Taking Proactive Steps To Prepare for Tsunami Hazards in Oregon

October 24, 2017 | By Jerry Ashworth | Post a Comment

waves-1379251We are all probably growing weary of the news about all the natural disasters in the last few months, from hurricanes in the Southern states and Puerto Rico, to wildfires in California, and let’s not forget to mention the devastating earthquakes experienced by our neighbors in Mexico. Perhaps the one natural disaster we haven’t mentioned much lately is a tsunami.

That’s why a recent article coming out of Oregon in The Daily Astorian stuck out at me when I came across it.  The article discusses how Oregon has received a $354,241 award from the National Weather Service under the National Tsunami Hazard Mitigation Program to help model the effect a tsunami would have on coastal communities and commercial traffic in the Columbia River. The article states that Oregon has received $4.6 million from the grant program since 2009.

The article says that the project aims to help understand the interaction between tsunamis, tides and river flows, and where ships should evacuate if they don’t have time to go out to sea.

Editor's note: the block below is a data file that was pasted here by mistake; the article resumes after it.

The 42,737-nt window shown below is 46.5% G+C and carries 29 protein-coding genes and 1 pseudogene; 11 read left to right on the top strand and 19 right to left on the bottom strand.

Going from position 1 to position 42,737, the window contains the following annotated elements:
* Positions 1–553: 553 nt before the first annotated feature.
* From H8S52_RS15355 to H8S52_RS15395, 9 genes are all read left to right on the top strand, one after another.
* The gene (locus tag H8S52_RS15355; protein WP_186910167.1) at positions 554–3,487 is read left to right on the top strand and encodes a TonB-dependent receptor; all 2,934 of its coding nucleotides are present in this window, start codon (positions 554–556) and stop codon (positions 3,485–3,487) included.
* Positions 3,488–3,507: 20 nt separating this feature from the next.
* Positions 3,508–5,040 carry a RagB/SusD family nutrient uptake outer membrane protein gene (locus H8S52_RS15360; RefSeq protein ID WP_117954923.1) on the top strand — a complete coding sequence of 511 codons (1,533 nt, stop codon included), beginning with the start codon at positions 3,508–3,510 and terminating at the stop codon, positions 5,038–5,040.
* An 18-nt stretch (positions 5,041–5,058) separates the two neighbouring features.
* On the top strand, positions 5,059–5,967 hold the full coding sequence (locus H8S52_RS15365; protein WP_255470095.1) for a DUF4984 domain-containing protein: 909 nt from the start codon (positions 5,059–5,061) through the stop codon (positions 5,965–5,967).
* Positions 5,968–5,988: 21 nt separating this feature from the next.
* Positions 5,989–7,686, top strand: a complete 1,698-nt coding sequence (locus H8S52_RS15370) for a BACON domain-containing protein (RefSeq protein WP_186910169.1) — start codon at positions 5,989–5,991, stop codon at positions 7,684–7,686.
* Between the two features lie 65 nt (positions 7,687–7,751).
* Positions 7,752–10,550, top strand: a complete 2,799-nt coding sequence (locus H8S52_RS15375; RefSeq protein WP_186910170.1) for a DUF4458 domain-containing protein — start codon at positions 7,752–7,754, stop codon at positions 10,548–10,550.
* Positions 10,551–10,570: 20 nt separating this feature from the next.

It continues on to say that the state finished tsunami run-up models for the Oregon Coast in 2013, and that the new grant funding will allow researchers to put the data into a more useful format for coastal communities, “showing the public how quickly waves will arrive at different coastlines and estuaries.”

Further, researchers seek to account for potentially failing bridges and other infrastructure and the impact it will have on people’s courses and evacuation times, according to the article. Previous grants have funded highway signs telling people when they are entering or leaving a tsunami hazard zone, along with evacuation maps in areas with high foot traffic. The state hopes to erect more than 300 signs along the Oregon Coast by 2020, the article adds.

With all the natural disasters we’ve had lately, it’s never too early to prepare for the worst. It’s good to see federal funds are being used to help potentially save lives and property before a disaster, because after the disaster hits is too late. And just to make this a little more relevant, World Tsunami Awareness Day is coming up in a couple of weeks on Nov. 5.

Let us know what you think about the tsunami mitigation program. We’d love to hear from you.


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